Good, I can work with this.Sure:
Inanimate objects cannot express consent. Consequently, unless you are the owner of the object in question, anyone can lay claim to its affections. Who gets to decide who marries the Washington Monument, for example (Don't laugh, there are a lot of women who find it attractive, and size matters, no matter what women say to the contrary). If there is no means of deciding who has a claim to a public monument, then we end up either denying the right to marry the object or accept the premise that multiple people can marry it. The choice is then between no marriage to inanimate objects, or poligamy.
Even if property rights are not an issue (in the event that you wish to marry something that you already hold title to), does someone have to divorce an inanimate object before marrying again? Remember, no consent from the pet rock is possible, so it clearly cannot be an issue. That means that marriage, once entered into, can be unilaterally disolved. If that applies to marriages between people (and once the precedent is established, it eventually will), you end up with marriages that can be destroyed at will by only one partner. For an idea of what that looks like, take a look at Islamic divorces, where a man can simply publicly repeat that he is divorced three times and it's a done deal. The result of that will be families that collapse at the first disagreement. We'll end up with marriages that have no more meaning than casual hookups, with a complete collapse of familial responsibility, which, BTW, was one of the major arguments against no-fault divorce, one of the first steps on the slippery slope to where we are now. Precedents matter.
You have highlighted several good reasons why marriage between humans and objects is at best a non-sensical proposition. Property issues.. the fact that contracts are meaningless unless made between entities that are sentient and self-aware... heck, it might even raise strange issues in criminal cases.. would we charge someone for kidnapping for stealing an iPod that was someone's spouse?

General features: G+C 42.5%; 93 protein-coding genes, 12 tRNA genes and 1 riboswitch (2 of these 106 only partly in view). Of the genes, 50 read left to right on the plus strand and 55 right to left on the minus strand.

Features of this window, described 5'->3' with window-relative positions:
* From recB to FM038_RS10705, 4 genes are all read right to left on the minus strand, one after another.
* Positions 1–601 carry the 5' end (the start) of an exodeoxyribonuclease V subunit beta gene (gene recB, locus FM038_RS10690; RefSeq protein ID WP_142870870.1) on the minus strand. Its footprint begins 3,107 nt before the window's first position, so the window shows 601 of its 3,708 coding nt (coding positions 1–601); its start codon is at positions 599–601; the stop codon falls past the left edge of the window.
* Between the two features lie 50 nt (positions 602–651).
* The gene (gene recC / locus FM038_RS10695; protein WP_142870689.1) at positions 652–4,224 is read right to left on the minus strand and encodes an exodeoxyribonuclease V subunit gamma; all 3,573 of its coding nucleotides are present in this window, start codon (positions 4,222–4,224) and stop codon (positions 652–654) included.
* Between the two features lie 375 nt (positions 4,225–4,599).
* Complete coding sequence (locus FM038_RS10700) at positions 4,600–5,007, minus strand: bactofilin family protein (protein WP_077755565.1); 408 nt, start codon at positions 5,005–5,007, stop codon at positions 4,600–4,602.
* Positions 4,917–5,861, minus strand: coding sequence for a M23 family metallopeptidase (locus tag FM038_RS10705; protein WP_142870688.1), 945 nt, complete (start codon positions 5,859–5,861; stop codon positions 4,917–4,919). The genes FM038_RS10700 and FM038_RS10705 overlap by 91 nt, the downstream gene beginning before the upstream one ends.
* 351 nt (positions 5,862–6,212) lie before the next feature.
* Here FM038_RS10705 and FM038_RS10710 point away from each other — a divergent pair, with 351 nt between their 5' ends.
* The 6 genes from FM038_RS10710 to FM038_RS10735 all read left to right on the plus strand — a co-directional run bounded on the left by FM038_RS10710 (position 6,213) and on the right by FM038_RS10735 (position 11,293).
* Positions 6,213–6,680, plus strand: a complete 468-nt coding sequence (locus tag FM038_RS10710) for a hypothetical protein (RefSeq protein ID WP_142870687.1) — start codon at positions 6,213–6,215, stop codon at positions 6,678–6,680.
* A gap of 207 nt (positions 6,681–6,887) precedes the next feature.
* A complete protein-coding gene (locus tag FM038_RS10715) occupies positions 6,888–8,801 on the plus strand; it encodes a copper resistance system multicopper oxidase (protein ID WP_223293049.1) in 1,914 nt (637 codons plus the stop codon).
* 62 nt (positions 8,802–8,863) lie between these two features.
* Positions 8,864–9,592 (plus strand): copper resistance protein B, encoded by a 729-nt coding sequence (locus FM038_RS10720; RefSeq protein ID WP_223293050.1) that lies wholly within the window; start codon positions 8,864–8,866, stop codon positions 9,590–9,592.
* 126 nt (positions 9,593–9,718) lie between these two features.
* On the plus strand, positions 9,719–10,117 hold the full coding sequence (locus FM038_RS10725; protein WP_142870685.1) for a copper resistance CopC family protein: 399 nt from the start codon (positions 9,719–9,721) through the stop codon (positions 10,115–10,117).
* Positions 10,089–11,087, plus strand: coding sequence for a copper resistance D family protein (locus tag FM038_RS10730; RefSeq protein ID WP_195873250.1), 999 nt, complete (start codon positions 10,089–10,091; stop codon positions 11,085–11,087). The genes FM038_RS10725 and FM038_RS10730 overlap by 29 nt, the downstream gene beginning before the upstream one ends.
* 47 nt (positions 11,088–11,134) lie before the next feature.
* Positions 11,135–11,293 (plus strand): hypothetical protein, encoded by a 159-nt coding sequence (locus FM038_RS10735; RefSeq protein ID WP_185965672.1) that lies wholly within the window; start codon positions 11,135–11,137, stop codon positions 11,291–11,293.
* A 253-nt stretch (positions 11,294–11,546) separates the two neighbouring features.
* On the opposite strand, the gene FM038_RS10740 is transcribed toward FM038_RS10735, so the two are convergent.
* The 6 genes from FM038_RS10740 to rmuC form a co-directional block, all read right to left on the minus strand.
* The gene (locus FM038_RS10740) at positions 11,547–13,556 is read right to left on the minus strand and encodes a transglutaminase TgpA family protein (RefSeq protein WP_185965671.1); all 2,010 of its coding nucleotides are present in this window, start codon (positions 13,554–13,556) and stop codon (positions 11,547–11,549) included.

We certainly can't stop people from having little ceremonies and declaring they have an intimate relationship with some object, but it certainly makes no sense to recognize it legally. One might say it makes about as much sense as creating a legal framework that allows one to loan money to themselves.
Now that we have a basic outline of the objections that pose seemingly insurmountable problems for proponents of object-marriage, we should take a look at the alleged slippery slope.
If the slippery slopers are to be believed, we should be able to plainly see how same-sex marriage will directly weaken these core objections to object-marriage that you and I have raised. If allowing X will remove our ability to object to Y, then the core objections to Y must be directly circumvented by X. In other, words, same-sex marriage needs to directly answer answer or provide a way around all (or at least the most important) of your core objections to object-marriage. It should be obvious to everyone, that it doesn't. But unless it does, our ability to oppose object-marriage has not been diminished.
Allowing same-sex marriage provides no possible answer to disputes that may arrise between two people who both want a monogamous marriage with the Washington Monument. Same-sex marriage provides no justification for a unilateral dissolution of all marriage, nor any other objection you have raised in regards to object marriage.
Object marriage is still just as incoherent and unworkable and will be just as easily opposed whether we allow same-sex marriage or not.
Hence, the fallacy of the slippery slope. This holds true for pedophilia marriage as well. Recognizing marriage between two of the same-sex in no way provides justification for disregarding all contractual laws and restrictions regarding minors, not to mention child rape laws. In other words, the slippery slope argument against same-sex marriage is simply BS... and there's no way around it.